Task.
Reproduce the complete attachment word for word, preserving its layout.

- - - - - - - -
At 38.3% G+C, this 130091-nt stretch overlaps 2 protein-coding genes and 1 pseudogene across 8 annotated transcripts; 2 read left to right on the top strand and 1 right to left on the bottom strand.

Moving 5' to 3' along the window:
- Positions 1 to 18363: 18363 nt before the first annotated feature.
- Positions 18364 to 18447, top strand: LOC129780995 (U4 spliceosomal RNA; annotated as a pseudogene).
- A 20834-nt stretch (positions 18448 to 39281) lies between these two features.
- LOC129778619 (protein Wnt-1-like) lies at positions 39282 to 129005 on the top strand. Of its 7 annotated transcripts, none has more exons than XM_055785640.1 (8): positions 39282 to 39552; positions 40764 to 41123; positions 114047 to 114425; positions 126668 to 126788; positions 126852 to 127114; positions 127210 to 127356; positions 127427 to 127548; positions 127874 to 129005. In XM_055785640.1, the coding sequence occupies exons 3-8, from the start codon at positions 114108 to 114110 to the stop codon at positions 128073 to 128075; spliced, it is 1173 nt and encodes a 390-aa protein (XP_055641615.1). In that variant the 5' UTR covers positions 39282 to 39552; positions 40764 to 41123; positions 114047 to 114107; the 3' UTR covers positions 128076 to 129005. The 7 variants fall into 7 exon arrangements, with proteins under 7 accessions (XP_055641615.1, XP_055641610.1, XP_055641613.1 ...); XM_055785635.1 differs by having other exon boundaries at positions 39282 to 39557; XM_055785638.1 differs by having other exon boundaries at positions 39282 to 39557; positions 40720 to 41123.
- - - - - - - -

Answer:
At 38.3% G+C, this 130091-nt stretch overlaps 2 protein-coding genes and 1 pseudogene across 8 annotated transcripts; 2 read left to right on the top strand and 1 right to left on the bottom strand.

Moving 5' to 3' along the window:
- Positions 1 to 18363: 18363 nt before the first annotated feature.
- Positions 18364 to 18447, top strand: LOC129780995 (U4 spliceosomal RNA; annotated as a pseudogene).
- A 20834-nt stretch (positions 18448 to 39281) lies between these two features.
- LOC129778619 (protein Wnt-1-like) lies at positions 39282 to 129005 on the top strand. Of its 7 annotated transcripts, none has more exons than XM_055785640.1 (8): positions 39282 to 39552; positions 40764 to 41123; positions 114047 to 114425; positions 126668 to 126788; positions 126852 to 127114; positions 127210 to 127356; positions 127427 to 127548; positions 127874 to 129005. In XM_055785640.1, the coding sequence occupies exons 3-8, from the start codon at positions 114108 to 114110 to the stop codon at positions 128073 to 128075; spliced, it is 1173 nt and encodes a 390-aa protein (XP_055641615.1). In that variant the 5' UTR covers positions 39282 to 39552; positions 40764 to 41123; positions 114047 to 114107; the 3' UTR covers positions 128076 to 129005. The 7 variants fall into 7 exon arrangements, with proteins under 7 accessions (XP_055641615.1, XP_055641610.1, XP_055641613.1 ...); XM_055785635.1 differs by having other exon boundaries at positions 39282 to 39557; XM_055785638.1 differs by having other exon boundaries at positions 39282 to 39557; positions 40720 to 41123.